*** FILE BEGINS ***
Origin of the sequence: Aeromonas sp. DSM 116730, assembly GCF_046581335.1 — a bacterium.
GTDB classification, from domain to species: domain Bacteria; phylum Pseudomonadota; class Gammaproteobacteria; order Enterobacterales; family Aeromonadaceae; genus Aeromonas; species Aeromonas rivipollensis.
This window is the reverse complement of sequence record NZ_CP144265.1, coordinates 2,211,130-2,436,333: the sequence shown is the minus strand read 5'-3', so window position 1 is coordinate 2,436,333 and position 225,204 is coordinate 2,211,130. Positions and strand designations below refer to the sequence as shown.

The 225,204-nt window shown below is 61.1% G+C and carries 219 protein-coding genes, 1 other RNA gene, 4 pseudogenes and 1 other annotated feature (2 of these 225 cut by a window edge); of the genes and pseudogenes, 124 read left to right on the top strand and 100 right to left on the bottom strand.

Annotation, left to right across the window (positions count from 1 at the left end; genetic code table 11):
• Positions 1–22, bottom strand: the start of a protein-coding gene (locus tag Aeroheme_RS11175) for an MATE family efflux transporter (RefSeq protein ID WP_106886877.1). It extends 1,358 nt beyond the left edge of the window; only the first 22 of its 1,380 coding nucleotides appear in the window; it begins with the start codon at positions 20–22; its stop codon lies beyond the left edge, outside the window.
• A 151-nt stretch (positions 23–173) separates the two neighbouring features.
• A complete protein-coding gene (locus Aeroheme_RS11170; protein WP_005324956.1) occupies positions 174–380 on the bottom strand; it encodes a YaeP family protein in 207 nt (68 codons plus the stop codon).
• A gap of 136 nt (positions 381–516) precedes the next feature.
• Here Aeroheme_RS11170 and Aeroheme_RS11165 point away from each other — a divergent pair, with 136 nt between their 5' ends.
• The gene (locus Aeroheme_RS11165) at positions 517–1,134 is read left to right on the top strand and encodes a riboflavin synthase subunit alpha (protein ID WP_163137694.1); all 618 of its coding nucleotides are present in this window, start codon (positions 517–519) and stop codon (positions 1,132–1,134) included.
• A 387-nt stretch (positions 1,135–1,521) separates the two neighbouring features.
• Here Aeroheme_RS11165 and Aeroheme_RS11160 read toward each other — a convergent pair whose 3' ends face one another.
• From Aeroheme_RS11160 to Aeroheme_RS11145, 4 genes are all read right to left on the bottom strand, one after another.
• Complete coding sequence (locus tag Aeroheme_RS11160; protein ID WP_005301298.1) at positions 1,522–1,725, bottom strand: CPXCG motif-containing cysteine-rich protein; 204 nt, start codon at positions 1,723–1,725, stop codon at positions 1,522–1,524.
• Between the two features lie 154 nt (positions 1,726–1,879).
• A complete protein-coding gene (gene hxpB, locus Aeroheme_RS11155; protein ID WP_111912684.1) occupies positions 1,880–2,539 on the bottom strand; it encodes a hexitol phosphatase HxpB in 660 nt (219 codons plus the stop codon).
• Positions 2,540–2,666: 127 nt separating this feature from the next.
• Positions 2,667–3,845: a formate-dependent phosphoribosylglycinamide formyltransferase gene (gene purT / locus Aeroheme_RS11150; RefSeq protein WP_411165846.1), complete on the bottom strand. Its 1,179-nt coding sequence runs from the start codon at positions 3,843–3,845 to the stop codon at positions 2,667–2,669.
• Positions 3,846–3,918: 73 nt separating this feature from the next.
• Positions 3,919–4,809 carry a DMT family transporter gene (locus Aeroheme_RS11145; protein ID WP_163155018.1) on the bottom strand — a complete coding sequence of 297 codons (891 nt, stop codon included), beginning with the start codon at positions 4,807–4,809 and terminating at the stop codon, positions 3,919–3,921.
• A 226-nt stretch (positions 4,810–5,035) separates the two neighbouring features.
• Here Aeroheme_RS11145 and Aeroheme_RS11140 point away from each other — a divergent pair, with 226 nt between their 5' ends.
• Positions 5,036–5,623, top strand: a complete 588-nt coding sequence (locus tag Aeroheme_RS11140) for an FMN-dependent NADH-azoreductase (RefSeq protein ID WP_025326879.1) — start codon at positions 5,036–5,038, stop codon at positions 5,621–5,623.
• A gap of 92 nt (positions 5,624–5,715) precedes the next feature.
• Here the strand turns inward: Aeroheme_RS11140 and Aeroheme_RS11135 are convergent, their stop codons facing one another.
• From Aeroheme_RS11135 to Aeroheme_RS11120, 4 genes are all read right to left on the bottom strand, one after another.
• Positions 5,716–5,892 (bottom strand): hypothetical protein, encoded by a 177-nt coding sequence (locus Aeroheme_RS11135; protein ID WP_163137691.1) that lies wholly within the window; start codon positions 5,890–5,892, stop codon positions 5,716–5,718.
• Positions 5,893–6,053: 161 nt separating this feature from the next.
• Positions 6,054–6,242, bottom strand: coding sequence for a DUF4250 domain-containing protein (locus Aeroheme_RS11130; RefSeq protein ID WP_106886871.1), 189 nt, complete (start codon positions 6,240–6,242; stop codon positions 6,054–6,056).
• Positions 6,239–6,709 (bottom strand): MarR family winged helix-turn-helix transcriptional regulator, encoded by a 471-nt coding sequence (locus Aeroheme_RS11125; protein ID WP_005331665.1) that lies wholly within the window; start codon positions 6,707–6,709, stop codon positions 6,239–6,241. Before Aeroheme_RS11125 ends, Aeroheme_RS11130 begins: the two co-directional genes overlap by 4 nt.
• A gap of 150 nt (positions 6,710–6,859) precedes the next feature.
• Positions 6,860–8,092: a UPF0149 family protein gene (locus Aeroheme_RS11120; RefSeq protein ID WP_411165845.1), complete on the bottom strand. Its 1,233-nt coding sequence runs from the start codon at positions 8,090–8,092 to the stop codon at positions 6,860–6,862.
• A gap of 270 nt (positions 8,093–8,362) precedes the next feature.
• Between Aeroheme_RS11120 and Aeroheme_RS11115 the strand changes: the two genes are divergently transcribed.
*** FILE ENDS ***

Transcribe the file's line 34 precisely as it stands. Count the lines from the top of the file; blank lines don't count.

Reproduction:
• A gap of 270 nt (positions 8,093–8,362) precedes the next feature.